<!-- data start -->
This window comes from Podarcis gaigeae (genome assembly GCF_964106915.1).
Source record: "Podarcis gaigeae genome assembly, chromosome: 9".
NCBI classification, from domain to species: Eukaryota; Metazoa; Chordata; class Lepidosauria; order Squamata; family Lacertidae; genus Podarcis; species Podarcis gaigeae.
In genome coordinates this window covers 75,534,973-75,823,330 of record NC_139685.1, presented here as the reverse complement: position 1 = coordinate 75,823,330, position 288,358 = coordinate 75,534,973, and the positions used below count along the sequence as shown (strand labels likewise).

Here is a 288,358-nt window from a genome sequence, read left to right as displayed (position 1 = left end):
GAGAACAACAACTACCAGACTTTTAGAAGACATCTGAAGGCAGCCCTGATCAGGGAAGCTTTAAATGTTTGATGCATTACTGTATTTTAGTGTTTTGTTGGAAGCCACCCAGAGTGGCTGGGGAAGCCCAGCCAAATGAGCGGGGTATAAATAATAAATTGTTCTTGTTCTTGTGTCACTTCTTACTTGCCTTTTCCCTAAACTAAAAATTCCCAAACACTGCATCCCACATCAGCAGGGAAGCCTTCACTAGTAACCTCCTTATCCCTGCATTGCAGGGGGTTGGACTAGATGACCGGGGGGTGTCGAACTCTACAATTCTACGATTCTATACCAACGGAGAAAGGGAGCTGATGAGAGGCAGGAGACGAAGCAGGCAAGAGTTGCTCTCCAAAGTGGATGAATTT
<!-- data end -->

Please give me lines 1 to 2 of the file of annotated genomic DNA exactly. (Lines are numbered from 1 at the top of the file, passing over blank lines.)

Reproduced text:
This window comes from Podarcis gaigeae (genome assembly GCF_964106915.1).
Source record: "Podarcis gaigeae genome assembly, chromosome: 9".